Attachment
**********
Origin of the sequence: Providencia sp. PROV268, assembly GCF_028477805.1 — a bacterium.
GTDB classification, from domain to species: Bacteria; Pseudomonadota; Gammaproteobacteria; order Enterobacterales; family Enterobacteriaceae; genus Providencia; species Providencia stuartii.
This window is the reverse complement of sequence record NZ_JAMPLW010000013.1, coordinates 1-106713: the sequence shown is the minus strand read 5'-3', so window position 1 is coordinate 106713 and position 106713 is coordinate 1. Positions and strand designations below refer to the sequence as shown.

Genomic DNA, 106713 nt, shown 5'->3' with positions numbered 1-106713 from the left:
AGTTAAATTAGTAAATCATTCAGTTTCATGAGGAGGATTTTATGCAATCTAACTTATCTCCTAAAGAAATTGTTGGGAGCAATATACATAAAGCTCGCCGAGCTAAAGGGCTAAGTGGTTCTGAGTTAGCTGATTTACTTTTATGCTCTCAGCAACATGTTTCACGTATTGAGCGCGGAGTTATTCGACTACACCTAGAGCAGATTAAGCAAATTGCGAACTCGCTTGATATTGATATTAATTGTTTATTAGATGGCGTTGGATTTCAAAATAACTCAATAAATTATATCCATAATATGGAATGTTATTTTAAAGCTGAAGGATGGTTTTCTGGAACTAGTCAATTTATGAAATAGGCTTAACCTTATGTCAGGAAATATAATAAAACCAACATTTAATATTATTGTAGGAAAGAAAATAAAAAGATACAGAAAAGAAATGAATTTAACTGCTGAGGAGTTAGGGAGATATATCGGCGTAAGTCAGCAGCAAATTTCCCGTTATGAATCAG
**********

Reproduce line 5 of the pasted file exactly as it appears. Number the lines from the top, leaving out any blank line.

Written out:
AGTTAAATTAGTAAATCATTCAGTTTCATGAGGAGGATTTTATGCAATCTAACTTATCTCCTAAAGAAATTGTTGGGAGCAATATACATAAAGCTCGCCGAGCTAAAGGGCTAAGTGGTTCTGAGTTAGCTGATTTACTTTTATGCTCTCAGCAACATGTTTCACGTATTGAGCGCGGAGTTATTCGACTACACCTAGAGCAGATTAAGCAAATTGCGAACTCGCTTGATATTGATATTAATTGTTTATTAGATGGCGTTGGATTTCAAAATAACTCAATAAATTATATCCATAATATGGAATGTTATTTTAAAGCTGAAGGATGGTTTTCTGGAACTAGTCAATTTATGAAATAGGCTTAACCTTATGTCAGGAAATATAATAAAACCAACATTTAATATTATTGTAGGAAAGAAAATAAAAAGATACAGAAAAGAAATGAATTTAACTGCTGAGGAGTTAGGGAGATATATCGGCGTAAGTCAGCAGCAAATTTCCCGTTATGAATCAG